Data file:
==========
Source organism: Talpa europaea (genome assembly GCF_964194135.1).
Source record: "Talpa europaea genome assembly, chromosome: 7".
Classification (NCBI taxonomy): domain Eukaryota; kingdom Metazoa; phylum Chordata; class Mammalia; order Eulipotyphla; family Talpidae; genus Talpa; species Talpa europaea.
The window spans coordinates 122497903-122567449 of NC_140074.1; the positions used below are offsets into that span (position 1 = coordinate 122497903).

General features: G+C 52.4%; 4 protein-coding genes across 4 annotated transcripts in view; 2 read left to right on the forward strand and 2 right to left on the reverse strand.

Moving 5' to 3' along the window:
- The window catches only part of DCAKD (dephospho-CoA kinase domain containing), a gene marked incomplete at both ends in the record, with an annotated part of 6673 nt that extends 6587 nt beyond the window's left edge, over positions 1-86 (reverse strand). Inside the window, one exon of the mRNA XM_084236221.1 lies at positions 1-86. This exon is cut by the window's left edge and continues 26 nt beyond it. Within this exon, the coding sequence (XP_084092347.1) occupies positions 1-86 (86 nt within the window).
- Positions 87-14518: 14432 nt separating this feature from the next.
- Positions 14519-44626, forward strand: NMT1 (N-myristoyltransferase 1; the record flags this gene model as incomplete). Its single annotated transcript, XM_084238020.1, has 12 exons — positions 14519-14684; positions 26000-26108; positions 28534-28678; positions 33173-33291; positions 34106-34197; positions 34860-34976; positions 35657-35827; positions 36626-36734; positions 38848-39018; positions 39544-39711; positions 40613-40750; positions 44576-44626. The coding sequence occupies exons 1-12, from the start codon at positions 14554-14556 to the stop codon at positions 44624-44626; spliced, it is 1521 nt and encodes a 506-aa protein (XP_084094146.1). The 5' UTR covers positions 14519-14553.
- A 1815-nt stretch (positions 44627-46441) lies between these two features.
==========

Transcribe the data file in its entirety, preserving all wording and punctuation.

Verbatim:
Source organism: Talpa europaea (genome assembly GCF_964194135.1).
Source record: "Talpa europaea genome assembly, chromosome: 7".
Classification (NCBI taxonomy): domain Eukaryota; kingdom Metazoa; phylum Chordata; class Mammalia; order Eulipotyphla; family Talpidae; genus Talpa; species Talpa europaea.
The window spans coordinates 122497903-122567449 of NC_140074.1; the positions used below are offsets into that span (position 1 = coordinate 122497903).

General features: G+C 52.4%; 4 protein-coding genes across 4 annotated transcripts in view; 2 read left to right on the forward strand and 2 right to left on the reverse strand.

Moving 5' to 3' along the window:
- The window catches only part of DCAKD (dephospho-CoA kinase domain containing), a gene marked incomplete at both ends in the record, with an annotated part of 6673 nt that extends 6587 nt beyond the window's left edge, over positions 1-86 (reverse strand). Inside the window, one exon of the mRNA XM_084236221.1 lies at positions 1-86. This exon is cut by the window's left edge and continues 26 nt beyond it. Within this exon, the coding sequence (XP_084092347.1) occupies positions 1-86 (86 nt within the window).
- Positions 87-14518: 14432 nt separating this feature from the next.
- Positions 14519-44626, forward strand: NMT1 (N-myristoyltransferase 1; the record flags this gene model as incomplete). Its single annotated transcript, XM_084238020.1, has 12 exons — positions 14519-14684; positions 26000-26108; positions 28534-28678; positions 33173-33291; positions 34106-34197; positions 34860-34976; positions 35657-35827; positions 36626-36734; positions 38848-39018; positions 39544-39711; positions 40613-40750; positions 44576-44626. The coding sequence occupies exons 1-12, from the start codon at positions 14554-14556 to the stop codon at positions 44624-44626; spliced, it is 1521 nt and encodes a 506-aa protein (XP_084094146.1). The 5' UTR covers positions 14519-14553.
- A 1815-nt stretch (positions 44627-46441) lies between these two features.